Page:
I didn’t think I was going to like The Help, Kathryn Stockett’s first and astoundingly well-reviewed novel. It was released awhile ago, made its way to the bestseller lists, hit number one in the NYT, and has now been written into a movie. When there is that much hype around something, I just tend to set my expectations low; and when something is so excitedly accepted by the general public, I prepare for a simple read.

It’s nice to be pleasantly surprised.

First, The Help is a refreshingly original story. The main plot throws off romance, selfishness, and adventure for something of importance—and yet the book contains elements of romance, selfishness, and adventure anyway. It is about a young white girl, Skeeter, and her dreams of becoming a writer, but also her conscience that tells her something must change in her 1960s Mississippi hometown.

Skeeter rejects the society in which she was raised, losing friends, love, and family approval to help black maids and further the civil rights movement beginning to stir in America at that time. She sets to writing their stories—their real stories, told from their perspective—and the truth about the white families for whom they work.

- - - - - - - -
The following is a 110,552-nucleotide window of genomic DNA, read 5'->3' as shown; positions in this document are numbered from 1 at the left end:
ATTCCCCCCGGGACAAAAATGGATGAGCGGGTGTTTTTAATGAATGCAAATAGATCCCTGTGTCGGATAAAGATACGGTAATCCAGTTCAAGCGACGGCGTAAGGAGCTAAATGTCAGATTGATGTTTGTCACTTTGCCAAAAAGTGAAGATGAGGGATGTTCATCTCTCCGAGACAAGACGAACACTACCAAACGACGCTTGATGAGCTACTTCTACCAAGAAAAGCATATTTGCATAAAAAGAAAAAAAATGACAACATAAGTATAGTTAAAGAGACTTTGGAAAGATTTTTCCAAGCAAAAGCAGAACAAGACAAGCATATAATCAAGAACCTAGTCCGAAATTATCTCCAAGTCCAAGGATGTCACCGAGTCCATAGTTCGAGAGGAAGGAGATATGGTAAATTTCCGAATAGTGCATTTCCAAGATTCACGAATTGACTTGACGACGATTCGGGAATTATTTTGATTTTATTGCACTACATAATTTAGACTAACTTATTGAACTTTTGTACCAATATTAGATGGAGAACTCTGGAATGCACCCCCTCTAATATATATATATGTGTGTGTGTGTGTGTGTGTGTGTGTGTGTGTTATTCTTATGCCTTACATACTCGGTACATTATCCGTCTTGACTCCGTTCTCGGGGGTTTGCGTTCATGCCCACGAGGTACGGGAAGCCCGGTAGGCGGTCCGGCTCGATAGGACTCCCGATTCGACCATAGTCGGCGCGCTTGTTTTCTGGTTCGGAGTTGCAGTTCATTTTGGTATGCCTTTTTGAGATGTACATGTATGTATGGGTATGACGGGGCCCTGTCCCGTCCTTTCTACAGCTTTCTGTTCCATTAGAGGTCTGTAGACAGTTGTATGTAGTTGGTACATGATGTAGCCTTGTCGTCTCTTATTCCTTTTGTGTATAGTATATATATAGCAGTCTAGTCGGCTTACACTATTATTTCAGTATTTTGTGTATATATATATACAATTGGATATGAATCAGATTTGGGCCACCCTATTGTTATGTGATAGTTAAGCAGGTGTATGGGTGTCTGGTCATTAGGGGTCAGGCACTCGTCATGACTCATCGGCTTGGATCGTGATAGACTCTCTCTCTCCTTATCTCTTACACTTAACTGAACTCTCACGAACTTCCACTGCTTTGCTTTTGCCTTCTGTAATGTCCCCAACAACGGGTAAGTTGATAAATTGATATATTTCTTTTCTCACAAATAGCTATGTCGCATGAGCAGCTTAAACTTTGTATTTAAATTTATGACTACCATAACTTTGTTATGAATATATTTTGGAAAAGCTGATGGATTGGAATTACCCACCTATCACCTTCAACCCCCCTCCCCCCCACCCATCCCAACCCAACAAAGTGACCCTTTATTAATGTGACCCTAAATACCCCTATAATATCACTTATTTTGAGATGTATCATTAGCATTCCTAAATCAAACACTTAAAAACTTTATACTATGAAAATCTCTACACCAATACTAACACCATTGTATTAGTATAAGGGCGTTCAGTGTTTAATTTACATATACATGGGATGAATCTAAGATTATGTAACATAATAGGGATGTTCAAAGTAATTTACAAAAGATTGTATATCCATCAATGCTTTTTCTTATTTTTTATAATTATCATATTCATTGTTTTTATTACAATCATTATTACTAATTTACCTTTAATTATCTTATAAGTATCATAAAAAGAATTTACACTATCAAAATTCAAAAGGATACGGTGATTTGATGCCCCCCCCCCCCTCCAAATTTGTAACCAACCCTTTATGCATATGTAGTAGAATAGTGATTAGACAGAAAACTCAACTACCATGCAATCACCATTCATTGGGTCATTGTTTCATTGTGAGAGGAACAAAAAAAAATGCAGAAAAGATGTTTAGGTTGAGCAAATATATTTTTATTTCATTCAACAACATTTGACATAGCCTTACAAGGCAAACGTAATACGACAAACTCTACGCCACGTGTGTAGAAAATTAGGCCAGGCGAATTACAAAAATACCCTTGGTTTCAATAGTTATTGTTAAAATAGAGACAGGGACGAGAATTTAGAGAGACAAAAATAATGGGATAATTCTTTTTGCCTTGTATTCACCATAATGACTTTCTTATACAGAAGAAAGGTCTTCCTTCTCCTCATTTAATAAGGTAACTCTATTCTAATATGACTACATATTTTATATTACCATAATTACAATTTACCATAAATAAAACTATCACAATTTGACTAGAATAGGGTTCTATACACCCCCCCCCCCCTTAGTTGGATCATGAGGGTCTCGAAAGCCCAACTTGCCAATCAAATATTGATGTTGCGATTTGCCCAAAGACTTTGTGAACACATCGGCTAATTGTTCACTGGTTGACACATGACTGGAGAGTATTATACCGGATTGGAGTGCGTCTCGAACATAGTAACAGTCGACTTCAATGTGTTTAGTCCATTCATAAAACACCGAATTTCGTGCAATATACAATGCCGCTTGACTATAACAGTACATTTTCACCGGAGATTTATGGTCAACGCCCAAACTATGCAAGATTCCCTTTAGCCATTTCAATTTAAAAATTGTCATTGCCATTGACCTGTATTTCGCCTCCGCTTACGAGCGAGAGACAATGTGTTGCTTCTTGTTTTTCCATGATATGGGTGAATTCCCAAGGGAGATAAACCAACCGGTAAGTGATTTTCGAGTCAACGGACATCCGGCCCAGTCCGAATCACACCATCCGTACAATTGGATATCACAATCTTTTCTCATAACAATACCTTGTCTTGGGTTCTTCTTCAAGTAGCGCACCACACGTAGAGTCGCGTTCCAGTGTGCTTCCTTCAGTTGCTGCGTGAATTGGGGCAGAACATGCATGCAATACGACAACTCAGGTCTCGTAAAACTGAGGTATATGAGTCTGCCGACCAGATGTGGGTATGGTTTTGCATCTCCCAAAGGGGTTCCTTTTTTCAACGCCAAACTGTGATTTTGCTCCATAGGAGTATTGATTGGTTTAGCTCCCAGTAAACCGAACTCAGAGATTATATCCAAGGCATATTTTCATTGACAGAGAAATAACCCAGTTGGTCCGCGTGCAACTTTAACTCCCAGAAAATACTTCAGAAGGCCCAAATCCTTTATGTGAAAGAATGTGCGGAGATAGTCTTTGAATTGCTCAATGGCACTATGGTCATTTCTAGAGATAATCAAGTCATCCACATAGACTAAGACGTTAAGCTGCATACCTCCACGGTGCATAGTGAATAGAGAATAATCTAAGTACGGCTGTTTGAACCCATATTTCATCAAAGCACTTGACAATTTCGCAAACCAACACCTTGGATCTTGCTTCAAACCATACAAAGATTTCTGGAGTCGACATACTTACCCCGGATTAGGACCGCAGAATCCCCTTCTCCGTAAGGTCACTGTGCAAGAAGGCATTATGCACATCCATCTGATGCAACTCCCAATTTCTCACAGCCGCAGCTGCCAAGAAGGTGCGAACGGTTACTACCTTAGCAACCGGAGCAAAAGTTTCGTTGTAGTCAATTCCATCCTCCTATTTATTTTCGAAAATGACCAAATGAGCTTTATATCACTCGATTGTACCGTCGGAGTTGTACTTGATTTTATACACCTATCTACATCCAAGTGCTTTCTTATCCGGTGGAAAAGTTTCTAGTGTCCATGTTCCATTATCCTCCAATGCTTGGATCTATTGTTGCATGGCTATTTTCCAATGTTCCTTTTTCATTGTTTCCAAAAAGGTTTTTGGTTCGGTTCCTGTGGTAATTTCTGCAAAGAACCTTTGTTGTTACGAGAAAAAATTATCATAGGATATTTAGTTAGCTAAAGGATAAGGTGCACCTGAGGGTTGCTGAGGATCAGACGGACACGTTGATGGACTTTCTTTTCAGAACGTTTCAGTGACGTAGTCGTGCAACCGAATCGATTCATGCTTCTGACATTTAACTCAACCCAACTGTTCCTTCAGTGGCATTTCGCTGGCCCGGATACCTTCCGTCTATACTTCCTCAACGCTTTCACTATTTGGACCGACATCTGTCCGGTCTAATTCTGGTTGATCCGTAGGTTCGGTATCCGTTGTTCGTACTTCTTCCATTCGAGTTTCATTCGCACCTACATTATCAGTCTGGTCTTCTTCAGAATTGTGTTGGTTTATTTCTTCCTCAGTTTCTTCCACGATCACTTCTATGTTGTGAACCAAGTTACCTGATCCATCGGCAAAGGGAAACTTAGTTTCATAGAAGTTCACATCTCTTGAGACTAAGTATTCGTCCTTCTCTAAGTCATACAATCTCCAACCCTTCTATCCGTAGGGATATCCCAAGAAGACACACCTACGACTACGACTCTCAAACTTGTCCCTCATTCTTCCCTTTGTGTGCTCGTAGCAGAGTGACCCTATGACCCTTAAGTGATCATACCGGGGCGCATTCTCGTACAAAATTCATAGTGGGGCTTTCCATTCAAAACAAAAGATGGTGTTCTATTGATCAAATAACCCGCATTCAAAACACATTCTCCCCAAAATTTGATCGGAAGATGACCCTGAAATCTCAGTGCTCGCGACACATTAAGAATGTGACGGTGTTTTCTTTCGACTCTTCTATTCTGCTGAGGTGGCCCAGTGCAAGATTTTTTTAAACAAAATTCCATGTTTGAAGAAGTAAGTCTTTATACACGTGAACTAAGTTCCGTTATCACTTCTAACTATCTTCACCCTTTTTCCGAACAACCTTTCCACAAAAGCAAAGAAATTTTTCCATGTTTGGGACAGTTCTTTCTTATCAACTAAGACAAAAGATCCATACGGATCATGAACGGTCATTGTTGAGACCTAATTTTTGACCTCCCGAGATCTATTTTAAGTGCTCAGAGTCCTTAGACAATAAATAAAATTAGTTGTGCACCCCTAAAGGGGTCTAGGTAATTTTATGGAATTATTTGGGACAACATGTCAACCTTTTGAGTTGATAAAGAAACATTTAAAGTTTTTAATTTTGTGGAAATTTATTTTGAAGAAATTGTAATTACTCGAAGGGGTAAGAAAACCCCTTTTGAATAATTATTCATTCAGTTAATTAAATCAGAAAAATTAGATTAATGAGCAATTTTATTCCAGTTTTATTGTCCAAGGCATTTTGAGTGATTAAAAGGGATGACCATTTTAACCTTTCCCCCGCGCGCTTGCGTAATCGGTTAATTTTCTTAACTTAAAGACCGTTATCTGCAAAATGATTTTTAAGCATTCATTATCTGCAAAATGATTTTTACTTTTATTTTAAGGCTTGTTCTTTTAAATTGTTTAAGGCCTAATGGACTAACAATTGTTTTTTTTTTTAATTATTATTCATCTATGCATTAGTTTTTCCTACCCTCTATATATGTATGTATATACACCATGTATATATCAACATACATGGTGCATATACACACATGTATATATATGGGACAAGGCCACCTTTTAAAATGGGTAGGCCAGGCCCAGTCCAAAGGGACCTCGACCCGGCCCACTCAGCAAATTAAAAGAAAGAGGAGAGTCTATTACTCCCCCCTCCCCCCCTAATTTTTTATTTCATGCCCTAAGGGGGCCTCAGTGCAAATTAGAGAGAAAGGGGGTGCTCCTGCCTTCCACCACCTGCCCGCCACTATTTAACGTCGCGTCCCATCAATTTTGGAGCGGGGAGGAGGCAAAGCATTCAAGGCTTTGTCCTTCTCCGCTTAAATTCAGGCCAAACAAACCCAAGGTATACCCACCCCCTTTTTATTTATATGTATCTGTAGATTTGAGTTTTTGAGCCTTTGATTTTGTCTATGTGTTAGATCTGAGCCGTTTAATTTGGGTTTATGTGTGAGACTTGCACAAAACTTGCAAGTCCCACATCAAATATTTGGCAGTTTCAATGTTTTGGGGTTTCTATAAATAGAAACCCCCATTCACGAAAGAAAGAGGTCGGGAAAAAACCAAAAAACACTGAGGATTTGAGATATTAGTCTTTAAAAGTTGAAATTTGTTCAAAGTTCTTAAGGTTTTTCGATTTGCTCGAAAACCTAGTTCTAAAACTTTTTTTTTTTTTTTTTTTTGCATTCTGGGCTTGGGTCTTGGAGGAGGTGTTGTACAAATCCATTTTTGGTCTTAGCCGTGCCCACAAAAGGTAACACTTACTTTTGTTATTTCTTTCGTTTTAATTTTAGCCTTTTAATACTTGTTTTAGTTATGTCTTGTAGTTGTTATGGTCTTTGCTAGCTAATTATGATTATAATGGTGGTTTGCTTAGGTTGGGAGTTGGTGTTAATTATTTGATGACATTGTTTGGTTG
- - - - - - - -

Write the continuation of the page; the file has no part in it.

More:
The story also is complex. There are three narrators: Skeeter, and two of the maids, Aibileen and Minny. Every few chapters, as the storytellers take their turns, new bits of back-story and personality are revealed to create a robust plot. I found myself drawn deeply into the lives of these three women as I learned about their character, their ambition, and their hope to see change in their community.

Aside from a story that is new and a story that is deep, The Help also is a story that resolves. When the book ended, I of course wanted to keep following the lives of these characters that I’d learned to love; but I was satisfied. And for me that is one of the most important elements of a good book.

“The Help” the movie recently released starring Emma Stone as Skeeter, and I’m eager to see it. I hope the movie does the book justice, because it is a story worth perfectly capturing.